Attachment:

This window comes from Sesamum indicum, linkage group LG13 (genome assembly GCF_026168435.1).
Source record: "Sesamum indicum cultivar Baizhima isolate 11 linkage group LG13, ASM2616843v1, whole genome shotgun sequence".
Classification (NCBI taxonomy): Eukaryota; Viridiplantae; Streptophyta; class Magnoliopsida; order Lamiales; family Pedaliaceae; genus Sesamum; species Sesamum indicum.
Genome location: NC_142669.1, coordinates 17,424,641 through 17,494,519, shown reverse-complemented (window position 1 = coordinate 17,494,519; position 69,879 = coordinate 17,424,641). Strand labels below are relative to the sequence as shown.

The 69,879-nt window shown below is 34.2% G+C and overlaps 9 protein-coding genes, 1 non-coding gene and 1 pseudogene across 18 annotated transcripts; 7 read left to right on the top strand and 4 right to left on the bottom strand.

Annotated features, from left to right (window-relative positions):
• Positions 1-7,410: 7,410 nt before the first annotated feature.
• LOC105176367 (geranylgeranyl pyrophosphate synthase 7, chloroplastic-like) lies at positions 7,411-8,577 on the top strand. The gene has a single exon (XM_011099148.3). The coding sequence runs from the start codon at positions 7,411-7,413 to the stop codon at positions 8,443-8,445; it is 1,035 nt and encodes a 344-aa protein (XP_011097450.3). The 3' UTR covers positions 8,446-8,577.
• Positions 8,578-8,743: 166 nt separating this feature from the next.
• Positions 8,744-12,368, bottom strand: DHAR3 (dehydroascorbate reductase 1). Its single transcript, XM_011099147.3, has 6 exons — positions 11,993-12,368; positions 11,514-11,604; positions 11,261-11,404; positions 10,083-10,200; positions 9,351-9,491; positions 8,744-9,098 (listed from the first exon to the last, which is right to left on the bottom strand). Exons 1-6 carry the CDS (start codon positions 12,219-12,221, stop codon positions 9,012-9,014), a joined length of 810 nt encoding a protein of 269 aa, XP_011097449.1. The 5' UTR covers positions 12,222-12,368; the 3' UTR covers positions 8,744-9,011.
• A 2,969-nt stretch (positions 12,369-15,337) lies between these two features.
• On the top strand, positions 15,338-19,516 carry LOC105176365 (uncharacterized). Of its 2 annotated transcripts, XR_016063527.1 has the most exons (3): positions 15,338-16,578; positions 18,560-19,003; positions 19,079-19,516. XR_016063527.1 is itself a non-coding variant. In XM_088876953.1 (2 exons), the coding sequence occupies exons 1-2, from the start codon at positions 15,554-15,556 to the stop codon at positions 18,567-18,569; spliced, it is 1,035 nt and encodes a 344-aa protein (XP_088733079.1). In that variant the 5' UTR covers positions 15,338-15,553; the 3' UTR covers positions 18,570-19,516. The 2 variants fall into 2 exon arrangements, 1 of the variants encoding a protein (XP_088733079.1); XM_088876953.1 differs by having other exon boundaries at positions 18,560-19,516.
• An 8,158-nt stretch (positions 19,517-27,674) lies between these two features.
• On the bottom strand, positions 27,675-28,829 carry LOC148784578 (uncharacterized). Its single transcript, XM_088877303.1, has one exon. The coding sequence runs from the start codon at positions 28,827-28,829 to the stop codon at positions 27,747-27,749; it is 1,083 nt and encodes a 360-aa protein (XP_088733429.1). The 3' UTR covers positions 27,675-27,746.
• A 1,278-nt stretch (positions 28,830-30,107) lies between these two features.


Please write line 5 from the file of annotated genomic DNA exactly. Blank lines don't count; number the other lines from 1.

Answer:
The 69,879-nt window shown below is 34.2% G+C and overlaps 9 protein-coding genes, 1 non-coding gene and 1 pseudogene across 18 annotated transcripts; 7 read left to right on the top strand and 4 right to left on the bottom strand.